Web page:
By Ted Peters, METI International Advisory Council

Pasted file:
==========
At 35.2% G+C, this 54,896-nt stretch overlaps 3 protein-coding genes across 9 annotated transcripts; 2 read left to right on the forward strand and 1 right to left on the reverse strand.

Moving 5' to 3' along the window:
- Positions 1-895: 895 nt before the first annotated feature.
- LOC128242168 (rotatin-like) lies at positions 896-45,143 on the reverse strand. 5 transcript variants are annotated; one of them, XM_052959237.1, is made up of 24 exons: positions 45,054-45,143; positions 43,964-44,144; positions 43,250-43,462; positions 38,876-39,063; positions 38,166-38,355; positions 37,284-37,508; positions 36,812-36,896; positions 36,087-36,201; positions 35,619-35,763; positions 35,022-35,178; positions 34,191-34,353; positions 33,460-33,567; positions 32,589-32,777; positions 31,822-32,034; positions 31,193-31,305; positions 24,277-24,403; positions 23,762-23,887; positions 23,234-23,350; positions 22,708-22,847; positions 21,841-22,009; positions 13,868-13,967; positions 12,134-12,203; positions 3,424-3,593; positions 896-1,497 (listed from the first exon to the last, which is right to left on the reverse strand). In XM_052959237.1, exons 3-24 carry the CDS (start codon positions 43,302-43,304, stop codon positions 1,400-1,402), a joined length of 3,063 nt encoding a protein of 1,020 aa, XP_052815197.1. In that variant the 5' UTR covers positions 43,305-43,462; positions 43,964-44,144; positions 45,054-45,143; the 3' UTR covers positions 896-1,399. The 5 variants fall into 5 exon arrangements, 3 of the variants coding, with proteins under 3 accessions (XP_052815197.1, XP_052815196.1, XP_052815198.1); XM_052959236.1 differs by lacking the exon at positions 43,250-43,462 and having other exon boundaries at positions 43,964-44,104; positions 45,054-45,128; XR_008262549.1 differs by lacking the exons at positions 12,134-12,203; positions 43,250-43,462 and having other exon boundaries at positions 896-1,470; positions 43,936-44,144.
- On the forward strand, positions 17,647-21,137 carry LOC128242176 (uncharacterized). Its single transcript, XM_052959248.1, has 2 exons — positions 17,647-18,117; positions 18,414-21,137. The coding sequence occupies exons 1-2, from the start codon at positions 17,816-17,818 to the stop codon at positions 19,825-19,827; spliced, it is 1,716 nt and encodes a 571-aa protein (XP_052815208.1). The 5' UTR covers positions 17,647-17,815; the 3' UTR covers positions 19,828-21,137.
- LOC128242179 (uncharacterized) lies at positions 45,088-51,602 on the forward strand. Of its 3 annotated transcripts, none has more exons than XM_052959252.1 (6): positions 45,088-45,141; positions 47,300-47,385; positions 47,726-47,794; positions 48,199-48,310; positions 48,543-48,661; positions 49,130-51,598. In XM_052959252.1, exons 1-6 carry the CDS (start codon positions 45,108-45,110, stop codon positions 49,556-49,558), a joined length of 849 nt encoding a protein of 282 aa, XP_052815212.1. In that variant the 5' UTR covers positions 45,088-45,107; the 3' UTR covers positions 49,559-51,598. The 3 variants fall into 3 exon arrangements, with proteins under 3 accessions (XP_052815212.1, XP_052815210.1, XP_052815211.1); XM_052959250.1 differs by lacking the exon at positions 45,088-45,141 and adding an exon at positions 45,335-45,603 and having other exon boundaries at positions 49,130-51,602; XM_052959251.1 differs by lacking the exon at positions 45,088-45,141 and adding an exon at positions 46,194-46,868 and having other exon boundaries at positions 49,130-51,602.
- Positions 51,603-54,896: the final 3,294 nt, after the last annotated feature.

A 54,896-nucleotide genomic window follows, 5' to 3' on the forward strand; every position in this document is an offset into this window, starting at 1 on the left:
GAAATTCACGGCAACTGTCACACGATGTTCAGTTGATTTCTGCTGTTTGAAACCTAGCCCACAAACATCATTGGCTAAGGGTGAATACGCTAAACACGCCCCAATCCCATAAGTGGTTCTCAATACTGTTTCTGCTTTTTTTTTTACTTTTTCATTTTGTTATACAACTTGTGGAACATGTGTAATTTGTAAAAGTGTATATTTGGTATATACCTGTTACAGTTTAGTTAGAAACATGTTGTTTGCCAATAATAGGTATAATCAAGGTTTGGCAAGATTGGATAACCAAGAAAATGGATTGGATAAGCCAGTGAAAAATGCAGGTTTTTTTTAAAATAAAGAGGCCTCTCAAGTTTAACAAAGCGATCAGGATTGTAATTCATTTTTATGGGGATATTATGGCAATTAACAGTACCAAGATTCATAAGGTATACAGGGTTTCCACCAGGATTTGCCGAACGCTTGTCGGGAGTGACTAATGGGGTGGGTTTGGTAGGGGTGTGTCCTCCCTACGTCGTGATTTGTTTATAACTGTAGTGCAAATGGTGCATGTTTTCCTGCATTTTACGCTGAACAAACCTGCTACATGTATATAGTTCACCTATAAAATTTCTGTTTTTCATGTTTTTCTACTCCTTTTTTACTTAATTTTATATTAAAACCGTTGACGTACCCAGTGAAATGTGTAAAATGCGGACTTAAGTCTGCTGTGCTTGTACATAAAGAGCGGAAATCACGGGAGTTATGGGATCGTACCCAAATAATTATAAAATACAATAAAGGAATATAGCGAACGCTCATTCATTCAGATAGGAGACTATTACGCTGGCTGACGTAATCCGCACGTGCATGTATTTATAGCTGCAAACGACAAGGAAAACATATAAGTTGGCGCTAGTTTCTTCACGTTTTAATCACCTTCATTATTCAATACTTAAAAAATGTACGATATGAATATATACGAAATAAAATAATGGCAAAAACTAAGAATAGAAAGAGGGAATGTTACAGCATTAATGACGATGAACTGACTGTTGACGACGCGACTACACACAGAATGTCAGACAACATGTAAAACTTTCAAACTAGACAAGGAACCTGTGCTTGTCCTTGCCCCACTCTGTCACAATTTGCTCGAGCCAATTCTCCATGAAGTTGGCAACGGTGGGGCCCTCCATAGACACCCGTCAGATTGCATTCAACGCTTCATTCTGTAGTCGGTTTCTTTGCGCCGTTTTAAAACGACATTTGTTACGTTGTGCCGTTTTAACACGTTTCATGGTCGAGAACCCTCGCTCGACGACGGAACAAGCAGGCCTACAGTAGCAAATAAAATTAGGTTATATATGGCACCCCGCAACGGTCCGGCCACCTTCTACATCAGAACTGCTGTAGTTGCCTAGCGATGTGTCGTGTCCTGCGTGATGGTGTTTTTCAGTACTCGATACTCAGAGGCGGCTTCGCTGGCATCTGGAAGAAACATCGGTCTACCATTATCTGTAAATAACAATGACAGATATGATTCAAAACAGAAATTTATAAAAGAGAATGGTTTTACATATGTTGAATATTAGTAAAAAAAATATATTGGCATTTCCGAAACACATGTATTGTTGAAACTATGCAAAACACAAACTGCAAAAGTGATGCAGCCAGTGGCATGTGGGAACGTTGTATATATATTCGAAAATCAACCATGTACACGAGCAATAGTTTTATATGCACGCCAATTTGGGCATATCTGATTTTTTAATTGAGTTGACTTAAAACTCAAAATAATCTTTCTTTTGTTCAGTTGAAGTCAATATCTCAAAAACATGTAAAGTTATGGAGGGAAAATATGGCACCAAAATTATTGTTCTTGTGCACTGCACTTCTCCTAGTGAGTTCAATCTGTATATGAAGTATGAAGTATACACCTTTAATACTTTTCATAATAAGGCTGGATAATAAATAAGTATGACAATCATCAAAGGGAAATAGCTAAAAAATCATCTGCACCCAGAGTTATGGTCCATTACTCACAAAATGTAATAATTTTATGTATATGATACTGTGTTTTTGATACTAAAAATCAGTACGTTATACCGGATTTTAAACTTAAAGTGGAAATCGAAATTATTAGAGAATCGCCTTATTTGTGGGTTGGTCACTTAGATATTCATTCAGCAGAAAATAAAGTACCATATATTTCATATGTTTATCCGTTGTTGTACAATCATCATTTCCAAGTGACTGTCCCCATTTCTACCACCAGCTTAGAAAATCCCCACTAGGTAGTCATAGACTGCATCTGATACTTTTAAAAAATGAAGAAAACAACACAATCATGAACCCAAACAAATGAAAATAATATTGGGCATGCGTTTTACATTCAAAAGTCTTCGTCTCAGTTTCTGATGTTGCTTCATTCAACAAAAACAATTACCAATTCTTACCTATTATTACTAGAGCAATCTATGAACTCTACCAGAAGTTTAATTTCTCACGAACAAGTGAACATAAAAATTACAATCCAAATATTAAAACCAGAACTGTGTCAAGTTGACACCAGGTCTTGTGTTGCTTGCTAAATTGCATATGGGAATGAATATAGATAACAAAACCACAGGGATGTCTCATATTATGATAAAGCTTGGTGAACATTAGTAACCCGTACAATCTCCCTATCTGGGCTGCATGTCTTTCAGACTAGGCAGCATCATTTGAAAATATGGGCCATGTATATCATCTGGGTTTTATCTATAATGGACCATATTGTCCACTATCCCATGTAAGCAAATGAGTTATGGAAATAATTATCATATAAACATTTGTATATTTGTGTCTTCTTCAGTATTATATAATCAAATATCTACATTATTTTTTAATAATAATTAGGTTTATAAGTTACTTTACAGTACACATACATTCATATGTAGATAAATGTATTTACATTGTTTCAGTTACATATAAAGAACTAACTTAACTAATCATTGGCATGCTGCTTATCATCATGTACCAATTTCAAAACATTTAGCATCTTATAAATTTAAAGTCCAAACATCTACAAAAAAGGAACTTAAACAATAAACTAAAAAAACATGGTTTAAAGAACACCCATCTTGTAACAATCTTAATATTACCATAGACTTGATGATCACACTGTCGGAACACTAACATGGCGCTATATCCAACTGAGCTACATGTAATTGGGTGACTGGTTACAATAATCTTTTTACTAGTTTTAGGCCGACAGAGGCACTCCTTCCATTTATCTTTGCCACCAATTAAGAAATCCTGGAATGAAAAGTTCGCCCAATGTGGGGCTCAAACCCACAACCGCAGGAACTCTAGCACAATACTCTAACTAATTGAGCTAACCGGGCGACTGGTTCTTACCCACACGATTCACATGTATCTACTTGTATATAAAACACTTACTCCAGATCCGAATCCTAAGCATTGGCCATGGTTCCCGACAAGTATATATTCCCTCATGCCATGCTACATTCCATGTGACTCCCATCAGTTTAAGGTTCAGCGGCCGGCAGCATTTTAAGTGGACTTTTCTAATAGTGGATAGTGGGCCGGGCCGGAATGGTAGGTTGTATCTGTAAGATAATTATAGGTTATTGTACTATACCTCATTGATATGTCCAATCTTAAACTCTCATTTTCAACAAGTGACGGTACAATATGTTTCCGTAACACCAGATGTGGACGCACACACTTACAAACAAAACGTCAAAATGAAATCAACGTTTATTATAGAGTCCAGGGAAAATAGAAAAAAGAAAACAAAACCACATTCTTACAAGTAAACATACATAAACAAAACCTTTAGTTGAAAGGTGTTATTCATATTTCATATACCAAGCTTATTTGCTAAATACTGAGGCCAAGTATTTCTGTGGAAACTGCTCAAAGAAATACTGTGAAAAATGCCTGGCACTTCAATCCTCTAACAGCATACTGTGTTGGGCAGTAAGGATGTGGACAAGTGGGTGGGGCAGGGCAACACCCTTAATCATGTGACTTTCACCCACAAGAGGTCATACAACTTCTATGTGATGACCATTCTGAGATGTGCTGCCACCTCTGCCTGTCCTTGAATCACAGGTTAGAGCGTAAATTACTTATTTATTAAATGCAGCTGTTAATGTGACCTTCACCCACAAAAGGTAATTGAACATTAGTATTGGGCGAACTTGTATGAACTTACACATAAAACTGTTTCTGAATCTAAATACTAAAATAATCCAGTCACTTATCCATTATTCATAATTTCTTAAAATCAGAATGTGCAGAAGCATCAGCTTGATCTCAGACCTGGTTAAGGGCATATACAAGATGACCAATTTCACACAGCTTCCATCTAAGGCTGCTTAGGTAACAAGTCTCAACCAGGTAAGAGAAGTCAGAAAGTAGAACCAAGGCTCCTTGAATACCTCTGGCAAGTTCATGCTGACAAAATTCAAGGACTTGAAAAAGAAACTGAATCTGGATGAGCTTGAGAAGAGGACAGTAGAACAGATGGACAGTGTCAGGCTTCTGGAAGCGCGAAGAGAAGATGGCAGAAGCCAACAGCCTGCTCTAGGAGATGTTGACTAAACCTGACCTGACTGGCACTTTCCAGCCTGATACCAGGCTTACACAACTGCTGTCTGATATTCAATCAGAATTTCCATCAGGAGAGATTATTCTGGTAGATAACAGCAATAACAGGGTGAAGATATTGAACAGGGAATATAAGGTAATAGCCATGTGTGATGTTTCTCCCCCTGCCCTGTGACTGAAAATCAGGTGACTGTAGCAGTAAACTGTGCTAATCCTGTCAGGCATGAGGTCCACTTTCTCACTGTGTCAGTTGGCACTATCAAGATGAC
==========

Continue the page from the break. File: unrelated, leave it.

METI scientists need to defend their message-sending to possible new neighbors on planets elsewhere in the Milky Way metropolis. Fearing that hostile aliens will receive these messages and order their armies to conquer and colonize Earth, METI critics such as Stephen Hawking raise a challenging ethical question. How might we connect this question with a dozen other astroethical questions formulated to deal with space exploration within our solar ghetto? (1) does planetary protection require protection of off-Earth ecospheres? (2) do extraterrestrial microbial life and of off-Earth ecosystems have intrinsic value? (3) should space scientists invoke the Precautionary Principle? (4) should earthlings clean up space junk? (5) what should we do about satellite surveillance? (6) should we weaponize space? (7) how should we adjudicate the competition between scientific research and economic interests, including space tourism? (8) should we terraform Mars? (9) should we colonize Mars? (10) how can we protect Earth from extraterrestrial threats such as solar flares, asteroid collisions, and gamma bursts? (11) does astroethics require a single planetary community of moral deliberation? (12) should we stretch the common good into a cosmic commons? Can we stretch these existing ethical issues drawn from within our immediate solar ghetto to include the entire Milky Way metropolis, including our first encounter with exoplanetary civilizations?